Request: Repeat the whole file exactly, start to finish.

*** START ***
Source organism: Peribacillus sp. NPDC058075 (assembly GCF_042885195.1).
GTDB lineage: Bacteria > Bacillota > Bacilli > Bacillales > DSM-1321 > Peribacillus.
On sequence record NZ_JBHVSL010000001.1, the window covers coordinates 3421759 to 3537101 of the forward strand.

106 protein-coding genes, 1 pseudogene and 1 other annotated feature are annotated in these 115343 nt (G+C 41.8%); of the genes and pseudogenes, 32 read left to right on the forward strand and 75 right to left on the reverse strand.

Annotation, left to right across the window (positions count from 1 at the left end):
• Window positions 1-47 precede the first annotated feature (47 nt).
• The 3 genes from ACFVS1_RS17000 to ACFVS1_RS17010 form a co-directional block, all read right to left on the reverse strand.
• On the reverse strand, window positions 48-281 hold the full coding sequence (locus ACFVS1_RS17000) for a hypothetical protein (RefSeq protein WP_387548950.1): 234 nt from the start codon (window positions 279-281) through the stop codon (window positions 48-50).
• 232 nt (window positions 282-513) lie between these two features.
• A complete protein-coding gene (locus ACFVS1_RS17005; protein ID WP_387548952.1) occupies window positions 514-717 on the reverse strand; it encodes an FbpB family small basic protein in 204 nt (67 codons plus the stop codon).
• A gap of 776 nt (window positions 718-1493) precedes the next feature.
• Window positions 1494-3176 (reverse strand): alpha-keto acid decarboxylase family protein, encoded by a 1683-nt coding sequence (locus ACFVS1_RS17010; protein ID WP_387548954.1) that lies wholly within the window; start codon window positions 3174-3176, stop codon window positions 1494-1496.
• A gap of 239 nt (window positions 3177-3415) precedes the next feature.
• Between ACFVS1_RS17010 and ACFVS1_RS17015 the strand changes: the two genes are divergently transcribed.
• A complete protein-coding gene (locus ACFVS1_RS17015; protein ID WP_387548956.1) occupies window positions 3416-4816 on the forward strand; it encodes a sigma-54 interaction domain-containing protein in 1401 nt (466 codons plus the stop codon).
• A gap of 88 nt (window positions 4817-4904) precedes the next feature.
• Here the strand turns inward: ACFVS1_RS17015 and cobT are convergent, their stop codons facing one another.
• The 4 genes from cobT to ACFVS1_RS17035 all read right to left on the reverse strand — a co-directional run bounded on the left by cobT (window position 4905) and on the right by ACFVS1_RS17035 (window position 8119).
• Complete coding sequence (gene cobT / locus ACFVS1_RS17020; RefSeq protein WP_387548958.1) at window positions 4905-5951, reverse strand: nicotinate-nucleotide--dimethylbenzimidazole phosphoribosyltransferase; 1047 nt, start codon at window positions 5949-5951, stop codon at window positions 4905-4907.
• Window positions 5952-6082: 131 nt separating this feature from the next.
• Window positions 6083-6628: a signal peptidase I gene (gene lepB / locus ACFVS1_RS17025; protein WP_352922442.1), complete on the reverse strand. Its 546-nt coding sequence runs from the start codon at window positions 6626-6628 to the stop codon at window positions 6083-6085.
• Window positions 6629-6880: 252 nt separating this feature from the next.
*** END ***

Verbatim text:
Source organism: Peribacillus sp. NPDC058075 (assembly GCF_042885195.1).
GTDB lineage: Bacteria > Bacillota > Bacilli > Bacillales > DSM-1321 > Peribacillus.
On sequence record NZ_JBHVSL010000001.1, the window covers coordinates 3421759 to 3537101 of the forward strand.

106 protein-coding genes, 1 pseudogene and 1 other annotated feature are annotated in these 115343 nt (G+C 41.8%); of the genes and pseudogenes, 32 read left to right on the forward strand and 75 right to left on the reverse strand.

Annotation, left to right across the window (positions count from 1 at the left end):
• Window positions 1-47 precede the first annotated feature (47 nt).
• The 3 genes from ACFVS1_RS17000 to ACFVS1_RS17010 form a co-directional block, all read right to left on the reverse strand.
• On the reverse strand, window positions 48-281 hold the full coding sequence (locus ACFVS1_RS17000) for a hypothetical protein (RefSeq protein WP_387548950.1): 234 nt from the start codon (window positions 279-281) through the stop codon (window positions 48-50).
• 232 nt (window positions 282-513) lie between these two features.
• A complete protein-coding gene (locus ACFVS1_RS17005; protein ID WP_387548952.1) occupies window positions 514-717 on the reverse strand; it encodes an FbpB family small basic protein in 204 nt (67 codons plus the stop codon).
• A gap of 776 nt (window positions 718-1493) precedes the next feature.
• Window positions 1494-3176 (reverse strand): alpha-keto acid decarboxylase family protein, encoded by a 1683-nt coding sequence (locus ACFVS1_RS17010; protein ID WP_387548954.1) that lies wholly within the window; start codon window positions 3174-3176, stop codon window positions 1494-1496.
• A gap of 239 nt (window positions 3177-3415) precedes the next feature.
• Between ACFVS1_RS17010 and ACFVS1_RS17015 the strand changes: the two genes are divergently transcribed.
• A complete protein-coding gene (locus ACFVS1_RS17015; protein ID WP_387548956.1) occupies window positions 3416-4816 on the forward strand; it encodes a sigma-54 interaction domain-containing protein in 1401 nt (466 codons plus the stop codon).
• A gap of 88 nt (window positions 4817-4904) precedes the next feature.
• Here the strand turns inward: ACFVS1_RS17015 and cobT are convergent, their stop codons facing one another.
• The 4 genes from cobT to ACFVS1_RS17035 all read right to left on the reverse strand — a co-directional run bounded on the left by cobT (window position 4905) and on the right by ACFVS1_RS17035 (window position 8119).
• Complete coding sequence (gene cobT / locus ACFVS1_RS17020; RefSeq protein WP_387548958.1) at window positions 4905-5951, reverse strand: nicotinate-nucleotide--dimethylbenzimidazole phosphoribosyltransferase; 1047 nt, start codon at window positions 5949-5951, stop codon at window positions 4905-4907.
• Window positions 5952-6082: 131 nt separating this feature from the next.
• Window positions 6083-6628: a signal peptidase I gene (gene lepB / locus ACFVS1_RS17025; protein WP_352922442.1), complete on the reverse strand. Its 546-nt coding sequence runs from the start codon at window positions 6626-6628 to the stop codon at window positions 6083-6085.
• Window positions 6629-6880: 252 nt separating this feature from the next.